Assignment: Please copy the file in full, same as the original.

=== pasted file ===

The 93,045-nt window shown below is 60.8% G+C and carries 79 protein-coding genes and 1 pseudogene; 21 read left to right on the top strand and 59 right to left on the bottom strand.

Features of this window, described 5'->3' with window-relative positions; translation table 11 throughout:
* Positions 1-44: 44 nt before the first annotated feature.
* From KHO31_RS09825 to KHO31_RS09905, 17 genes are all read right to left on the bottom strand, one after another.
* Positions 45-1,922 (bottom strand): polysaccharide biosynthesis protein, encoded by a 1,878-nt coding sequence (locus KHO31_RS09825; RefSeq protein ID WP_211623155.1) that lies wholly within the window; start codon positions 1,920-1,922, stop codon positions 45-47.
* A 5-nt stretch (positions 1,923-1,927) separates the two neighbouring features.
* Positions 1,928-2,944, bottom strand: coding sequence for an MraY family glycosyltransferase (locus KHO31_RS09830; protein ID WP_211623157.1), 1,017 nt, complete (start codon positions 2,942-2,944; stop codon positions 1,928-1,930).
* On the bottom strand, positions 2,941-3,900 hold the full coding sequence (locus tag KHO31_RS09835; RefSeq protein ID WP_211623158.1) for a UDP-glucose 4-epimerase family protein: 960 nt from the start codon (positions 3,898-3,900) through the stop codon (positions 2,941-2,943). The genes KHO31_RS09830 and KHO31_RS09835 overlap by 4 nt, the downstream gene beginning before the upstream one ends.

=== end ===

The 93,045-nt window shown below is 60.8% G+C and carries 79 protein-coding genes and 1 pseudogene; 21 read left to right on the top strand and 59 right to left on the bottom strand.

Features of this window, described 5'->3' with window-relative positions; translation table 11 throughout:
* Positions 1-44: 44 nt before the first annotated feature.
* From KHO31_RS09825 to KHO31_RS09905, 17 genes are all read right to left on the bottom strand, one after another.
* Positions 45-1,922 (bottom strand): polysaccharide biosynthesis protein, encoded by a 1,878-nt coding sequence (locus KHO31_RS09825; RefSeq protein ID WP_211623155.1) that lies wholly within the window; start codon positions 1,920-1,922, stop codon positions 45-47.
* A 5-nt stretch (positions 1,923-1,927) separates the two neighbouring features.
* Positions 1,928-2,944, bottom strand: coding sequence for an MraY family glycosyltransferase (locus KHO31_RS09830; protein ID WP_211623157.1), 1,017 nt, complete (start codon positions 2,942-2,944; stop codon positions 1,928-1,930).
* On the bottom strand, positions 2,941-3,900 hold the full coding sequence (locus tag KHO31_RS09835; RefSeq protein ID WP_211623158.1) for a UDP-glucose 4-epimerase family protein: 960 nt from the start codon (positions 3,898-3,900) through the stop codon (positions 2,941-2,943). The genes KHO31_RS09830 and KHO31_RS09835 overlap by 4 nt, the downstream gene beginning before the upstream one ends.